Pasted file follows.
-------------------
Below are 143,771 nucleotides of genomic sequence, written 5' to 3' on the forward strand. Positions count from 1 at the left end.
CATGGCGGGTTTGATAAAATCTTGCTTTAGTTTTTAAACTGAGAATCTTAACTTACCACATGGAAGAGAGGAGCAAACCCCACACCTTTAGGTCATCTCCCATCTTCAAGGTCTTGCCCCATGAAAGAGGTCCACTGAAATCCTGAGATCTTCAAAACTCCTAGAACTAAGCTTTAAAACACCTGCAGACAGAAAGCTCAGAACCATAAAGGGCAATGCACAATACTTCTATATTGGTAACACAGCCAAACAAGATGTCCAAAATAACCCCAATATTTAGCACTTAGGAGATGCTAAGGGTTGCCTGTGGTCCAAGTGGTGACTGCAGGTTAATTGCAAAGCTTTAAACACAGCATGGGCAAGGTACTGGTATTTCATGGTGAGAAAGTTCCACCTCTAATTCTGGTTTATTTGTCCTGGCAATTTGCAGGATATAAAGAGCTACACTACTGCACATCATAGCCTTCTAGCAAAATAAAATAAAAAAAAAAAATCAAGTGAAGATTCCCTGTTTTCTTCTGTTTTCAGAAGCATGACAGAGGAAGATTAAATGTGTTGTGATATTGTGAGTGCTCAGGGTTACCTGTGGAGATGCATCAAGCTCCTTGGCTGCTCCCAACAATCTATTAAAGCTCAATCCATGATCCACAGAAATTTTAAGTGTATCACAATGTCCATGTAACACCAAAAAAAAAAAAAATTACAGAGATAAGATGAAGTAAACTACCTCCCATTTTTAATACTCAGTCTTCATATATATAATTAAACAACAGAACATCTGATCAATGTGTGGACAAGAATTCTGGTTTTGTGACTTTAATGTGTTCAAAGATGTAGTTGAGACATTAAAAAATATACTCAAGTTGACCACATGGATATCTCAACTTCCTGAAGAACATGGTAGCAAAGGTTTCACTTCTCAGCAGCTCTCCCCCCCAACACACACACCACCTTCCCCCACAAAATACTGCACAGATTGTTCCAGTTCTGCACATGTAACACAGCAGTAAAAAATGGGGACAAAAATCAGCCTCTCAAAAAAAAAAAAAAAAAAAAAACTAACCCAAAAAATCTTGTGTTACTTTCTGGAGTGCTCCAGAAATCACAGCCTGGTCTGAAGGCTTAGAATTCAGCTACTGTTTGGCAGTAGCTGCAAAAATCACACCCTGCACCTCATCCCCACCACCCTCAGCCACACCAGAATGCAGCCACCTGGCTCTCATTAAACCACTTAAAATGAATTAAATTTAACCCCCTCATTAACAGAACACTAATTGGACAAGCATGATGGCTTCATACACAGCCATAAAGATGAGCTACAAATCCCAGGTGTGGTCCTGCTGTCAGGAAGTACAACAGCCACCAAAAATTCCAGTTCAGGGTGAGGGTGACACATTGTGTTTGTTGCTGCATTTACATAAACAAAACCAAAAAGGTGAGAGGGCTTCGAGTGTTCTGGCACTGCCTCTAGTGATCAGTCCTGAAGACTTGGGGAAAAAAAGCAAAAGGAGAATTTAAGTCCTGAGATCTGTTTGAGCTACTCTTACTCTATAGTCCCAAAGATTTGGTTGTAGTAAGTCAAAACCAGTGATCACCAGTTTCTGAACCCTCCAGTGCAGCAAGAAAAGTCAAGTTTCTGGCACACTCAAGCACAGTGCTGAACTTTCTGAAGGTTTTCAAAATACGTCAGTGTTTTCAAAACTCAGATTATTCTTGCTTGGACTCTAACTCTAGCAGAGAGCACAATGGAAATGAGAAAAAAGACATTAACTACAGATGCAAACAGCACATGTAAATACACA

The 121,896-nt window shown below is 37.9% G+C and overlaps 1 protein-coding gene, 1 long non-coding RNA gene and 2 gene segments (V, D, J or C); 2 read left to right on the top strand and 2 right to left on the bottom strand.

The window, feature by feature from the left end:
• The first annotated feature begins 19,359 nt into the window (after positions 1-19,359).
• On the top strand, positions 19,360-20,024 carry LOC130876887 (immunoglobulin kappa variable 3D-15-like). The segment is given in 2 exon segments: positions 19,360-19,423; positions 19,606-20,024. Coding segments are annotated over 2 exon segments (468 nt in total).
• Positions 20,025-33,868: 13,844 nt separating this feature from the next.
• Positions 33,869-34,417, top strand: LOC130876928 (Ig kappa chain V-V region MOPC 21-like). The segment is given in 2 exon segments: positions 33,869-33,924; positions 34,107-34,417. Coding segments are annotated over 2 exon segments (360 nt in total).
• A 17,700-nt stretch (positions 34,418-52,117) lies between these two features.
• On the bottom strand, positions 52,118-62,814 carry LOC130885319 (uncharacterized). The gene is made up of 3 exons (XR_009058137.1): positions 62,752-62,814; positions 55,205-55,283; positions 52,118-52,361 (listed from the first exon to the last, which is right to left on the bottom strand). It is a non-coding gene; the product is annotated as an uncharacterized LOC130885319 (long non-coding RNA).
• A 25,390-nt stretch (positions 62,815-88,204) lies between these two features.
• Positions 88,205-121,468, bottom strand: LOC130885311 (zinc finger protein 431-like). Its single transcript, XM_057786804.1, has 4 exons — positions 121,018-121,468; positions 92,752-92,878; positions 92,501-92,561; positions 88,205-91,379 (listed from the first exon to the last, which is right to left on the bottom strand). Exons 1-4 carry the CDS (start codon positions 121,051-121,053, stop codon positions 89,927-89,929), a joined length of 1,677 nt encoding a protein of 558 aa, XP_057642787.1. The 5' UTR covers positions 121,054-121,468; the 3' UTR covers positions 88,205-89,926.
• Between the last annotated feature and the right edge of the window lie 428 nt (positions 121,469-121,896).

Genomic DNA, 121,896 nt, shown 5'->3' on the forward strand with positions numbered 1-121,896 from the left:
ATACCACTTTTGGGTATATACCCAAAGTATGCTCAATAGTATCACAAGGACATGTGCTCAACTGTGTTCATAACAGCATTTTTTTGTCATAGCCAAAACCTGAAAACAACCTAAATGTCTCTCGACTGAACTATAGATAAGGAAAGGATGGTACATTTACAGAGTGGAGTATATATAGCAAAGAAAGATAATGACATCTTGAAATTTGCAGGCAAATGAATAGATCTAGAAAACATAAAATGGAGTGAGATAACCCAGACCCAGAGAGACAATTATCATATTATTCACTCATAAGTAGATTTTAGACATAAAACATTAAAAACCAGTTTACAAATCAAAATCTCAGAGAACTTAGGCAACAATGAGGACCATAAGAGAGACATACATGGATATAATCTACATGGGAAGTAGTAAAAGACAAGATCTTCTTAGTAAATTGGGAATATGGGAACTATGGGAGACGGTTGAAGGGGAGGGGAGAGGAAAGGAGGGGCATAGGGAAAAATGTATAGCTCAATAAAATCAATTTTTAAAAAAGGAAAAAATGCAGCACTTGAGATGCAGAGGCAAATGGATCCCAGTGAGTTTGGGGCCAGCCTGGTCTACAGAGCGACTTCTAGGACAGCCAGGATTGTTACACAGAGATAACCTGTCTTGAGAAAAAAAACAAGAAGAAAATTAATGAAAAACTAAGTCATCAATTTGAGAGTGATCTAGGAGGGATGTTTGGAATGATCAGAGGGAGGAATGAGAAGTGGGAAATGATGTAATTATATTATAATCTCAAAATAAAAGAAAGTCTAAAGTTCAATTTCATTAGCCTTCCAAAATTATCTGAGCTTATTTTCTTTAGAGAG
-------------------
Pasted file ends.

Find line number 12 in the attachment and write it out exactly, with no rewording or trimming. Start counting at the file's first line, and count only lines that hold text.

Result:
• Positions 88,205-121,468, bottom strand: LOC130885311 (zinc finger protein 431-like). Its single transcript, XM_057786804.1, has 4 exons — positions 121,018-121,468; positions 92,752-92,878; positions 92,501-92,561; positions 88,205-91,379 (listed from the first exon to the last, which is right to left on the bottom strand). Exons 1-4 carry the CDS (start codon positions 121,051-121,053, stop codon positions 89,927-89,929), a joined length of 1,677 nt encoding a protein of 558 aa, XP_057642787.1. The 5' UTR covers positions 121,054-121,468; the 3' UTR covers positions 88,205-89,926.